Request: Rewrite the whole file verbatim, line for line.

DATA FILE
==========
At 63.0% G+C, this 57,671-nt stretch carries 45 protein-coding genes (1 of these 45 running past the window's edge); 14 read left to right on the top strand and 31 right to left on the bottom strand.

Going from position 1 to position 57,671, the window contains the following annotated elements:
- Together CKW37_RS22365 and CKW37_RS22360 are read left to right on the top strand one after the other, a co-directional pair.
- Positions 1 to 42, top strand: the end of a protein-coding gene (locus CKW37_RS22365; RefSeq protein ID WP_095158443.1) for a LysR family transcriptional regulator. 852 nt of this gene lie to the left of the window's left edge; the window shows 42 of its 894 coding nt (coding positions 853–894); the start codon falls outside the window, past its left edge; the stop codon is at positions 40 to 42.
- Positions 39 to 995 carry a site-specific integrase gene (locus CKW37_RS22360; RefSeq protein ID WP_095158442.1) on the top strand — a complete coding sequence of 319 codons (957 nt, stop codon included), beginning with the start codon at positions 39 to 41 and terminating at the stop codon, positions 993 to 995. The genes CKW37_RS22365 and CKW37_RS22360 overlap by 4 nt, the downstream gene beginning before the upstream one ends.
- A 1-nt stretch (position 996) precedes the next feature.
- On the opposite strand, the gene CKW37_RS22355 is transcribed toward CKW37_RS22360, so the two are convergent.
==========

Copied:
At 63.0% G+C, this 57,671-nt stretch carries 45 protein-coding genes (1 of these 45 running past the window's edge); 14 read left to right on the top strand and 31 right to left on the bottom strand.

Going from position 1 to position 57,671, the window contains the following annotated elements:
- Together CKW37_RS22365 and CKW37_RS22360 are read left to right on the top strand one after the other, a co-directional pair.
- Positions 1 to 42, top strand: the end of a protein-coding gene (locus CKW37_RS22365; RefSeq protein ID WP_095158443.1) for a LysR family transcriptional regulator. 852 nt of this gene lie to the left of the window's left edge; the window shows 42 of its 894 coding nt (coding positions 853–894); the start codon falls outside the window, past its left edge; the stop codon is at positions 40 to 42.
- Positions 39 to 995 carry a site-specific integrase gene (locus CKW37_RS22360; RefSeq protein ID WP_095158442.1) on the top strand — a complete coding sequence of 319 codons (957 nt, stop codon included), beginning with the start codon at positions 39 to 41 and terminating at the stop codon, positions 993 to 995. The genes CKW37_RS22365 and CKW37_RS22360 overlap by 4 nt, the downstream gene beginning before the upstream one ends.
- A 1-nt stretch (position 996) precedes the next feature.
- On the opposite strand, the gene CKW37_RS22355 is transcribed toward CKW37_RS22360, so the two are convergent.